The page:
Hands-free texting worse than texting while driving
SAN FRANCISCO (KGO) -- Hands-free use of cellphones while driving is legally OK, but according to a new study, it's actually more dangerous than holding your phone while driving.
Researchers for AAA found using voice commands to send text messages and emails is more dangerous than actually using a cellphone. They say voice-texting can take too much of a driver's attention and impair their ability to drive safety.
Car companies have been aiming at younger buyers by marketing hands-free systems for controlling everything from music to answering emails.
But AAA says its study shows the speech-to-text technologies should be restricted and is asking the automotive and electronics industries to limit voice-activated technologies to activities such as windshield wipers or air conditioning.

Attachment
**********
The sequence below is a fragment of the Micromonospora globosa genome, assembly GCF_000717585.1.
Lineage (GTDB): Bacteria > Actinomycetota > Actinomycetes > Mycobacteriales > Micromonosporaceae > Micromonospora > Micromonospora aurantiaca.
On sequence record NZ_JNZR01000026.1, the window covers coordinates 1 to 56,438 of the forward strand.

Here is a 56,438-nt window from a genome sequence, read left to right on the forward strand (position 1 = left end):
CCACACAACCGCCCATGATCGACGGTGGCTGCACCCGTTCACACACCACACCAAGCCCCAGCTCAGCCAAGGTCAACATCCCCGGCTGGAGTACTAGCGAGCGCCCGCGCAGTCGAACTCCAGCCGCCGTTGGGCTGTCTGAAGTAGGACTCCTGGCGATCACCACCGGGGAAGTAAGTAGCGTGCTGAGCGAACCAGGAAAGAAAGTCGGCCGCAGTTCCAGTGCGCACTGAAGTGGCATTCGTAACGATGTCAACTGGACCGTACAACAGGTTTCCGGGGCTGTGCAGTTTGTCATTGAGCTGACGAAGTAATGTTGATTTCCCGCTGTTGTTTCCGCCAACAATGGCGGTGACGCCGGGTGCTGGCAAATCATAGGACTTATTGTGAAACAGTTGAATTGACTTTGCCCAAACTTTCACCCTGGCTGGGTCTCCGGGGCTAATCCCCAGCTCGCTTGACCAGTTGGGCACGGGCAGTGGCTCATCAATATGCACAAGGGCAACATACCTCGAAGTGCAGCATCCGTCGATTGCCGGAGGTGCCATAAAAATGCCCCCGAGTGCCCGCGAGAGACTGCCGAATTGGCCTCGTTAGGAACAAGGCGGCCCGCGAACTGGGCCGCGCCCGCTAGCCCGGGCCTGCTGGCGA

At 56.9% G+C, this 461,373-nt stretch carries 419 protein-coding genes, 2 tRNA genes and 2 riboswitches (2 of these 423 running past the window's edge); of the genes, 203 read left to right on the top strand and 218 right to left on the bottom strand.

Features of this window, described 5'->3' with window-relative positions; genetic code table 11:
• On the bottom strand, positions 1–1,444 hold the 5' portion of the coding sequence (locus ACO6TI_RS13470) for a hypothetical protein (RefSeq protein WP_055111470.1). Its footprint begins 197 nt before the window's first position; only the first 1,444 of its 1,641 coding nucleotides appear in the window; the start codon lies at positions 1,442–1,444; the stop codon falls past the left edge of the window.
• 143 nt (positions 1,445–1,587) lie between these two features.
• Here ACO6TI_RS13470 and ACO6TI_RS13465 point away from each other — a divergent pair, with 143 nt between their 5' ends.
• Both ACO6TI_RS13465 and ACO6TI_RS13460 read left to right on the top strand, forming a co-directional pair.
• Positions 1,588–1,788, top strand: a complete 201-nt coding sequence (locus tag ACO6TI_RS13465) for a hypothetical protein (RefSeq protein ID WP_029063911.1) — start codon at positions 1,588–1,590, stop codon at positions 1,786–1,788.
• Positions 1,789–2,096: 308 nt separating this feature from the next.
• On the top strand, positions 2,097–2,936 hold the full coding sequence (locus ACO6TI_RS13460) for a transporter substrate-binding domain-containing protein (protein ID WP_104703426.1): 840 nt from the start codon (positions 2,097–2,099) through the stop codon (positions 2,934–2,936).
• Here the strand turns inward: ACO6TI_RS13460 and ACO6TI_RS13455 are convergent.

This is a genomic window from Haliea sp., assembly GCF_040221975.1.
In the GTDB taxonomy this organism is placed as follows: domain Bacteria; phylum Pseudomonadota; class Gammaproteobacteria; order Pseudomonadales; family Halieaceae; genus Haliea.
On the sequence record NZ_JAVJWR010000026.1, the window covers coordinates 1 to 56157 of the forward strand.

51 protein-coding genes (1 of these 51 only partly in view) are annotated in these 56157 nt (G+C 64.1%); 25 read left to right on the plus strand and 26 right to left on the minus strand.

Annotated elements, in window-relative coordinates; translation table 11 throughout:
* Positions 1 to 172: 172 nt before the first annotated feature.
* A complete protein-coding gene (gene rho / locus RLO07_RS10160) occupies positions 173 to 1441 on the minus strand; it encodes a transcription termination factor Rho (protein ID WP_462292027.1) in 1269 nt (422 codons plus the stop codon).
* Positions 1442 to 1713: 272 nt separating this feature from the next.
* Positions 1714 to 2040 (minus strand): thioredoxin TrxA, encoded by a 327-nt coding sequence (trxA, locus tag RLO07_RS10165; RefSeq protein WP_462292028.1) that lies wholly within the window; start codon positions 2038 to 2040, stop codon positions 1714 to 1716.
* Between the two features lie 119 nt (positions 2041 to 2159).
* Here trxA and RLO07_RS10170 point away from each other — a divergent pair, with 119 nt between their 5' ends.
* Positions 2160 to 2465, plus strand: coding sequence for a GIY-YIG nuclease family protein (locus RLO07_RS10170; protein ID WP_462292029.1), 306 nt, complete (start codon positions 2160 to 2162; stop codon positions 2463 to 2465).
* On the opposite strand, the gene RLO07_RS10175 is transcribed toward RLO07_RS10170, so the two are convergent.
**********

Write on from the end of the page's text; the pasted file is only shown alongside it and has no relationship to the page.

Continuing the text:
"This speech-to-text technology should only be used or limited to use to drivers when the vehicle is stopped," AAA spokesperson Yolanda Cade said.
"Driving should be you're main focus, speed, other drivers, brakes, gas pedal, steering wheel," California Highway Patrol Ofc. Chris Falkowski said.
Researchers also found the same true for talking hands-free. It was found to be more dangerous than holding your phone while talking.
cellphone, driving, smartphones, AAA, national/world, heather ishimaru
- Mudslide causes trees on power lines in Piedmont
- SF marks 108th anniversary of the 1906 earthquake
- Arrest warrant sought for captain of sunken ferry
- Consumer Reports cracks which eggs to buy
- 7.2 magnitude earthquake strikes Mexico
- One fatally shot in apparent burglary in Richmond
- Sonoma County fire burns garage and cars
- Avalanche sweeps down Everest, killing at least 12
- Man found fatally shot in Concord
- Sharks beat Kings 6-3 in Game 1
- Cal/OSHA fines BART $210,000 in 2013 fatal accident
- FREE STUFF: Cheese; Water Exercise 27 min ago
- weather: Bay Area weather forecast for Saturday
- roundup: Berkeley fire estimate; Mount Tam body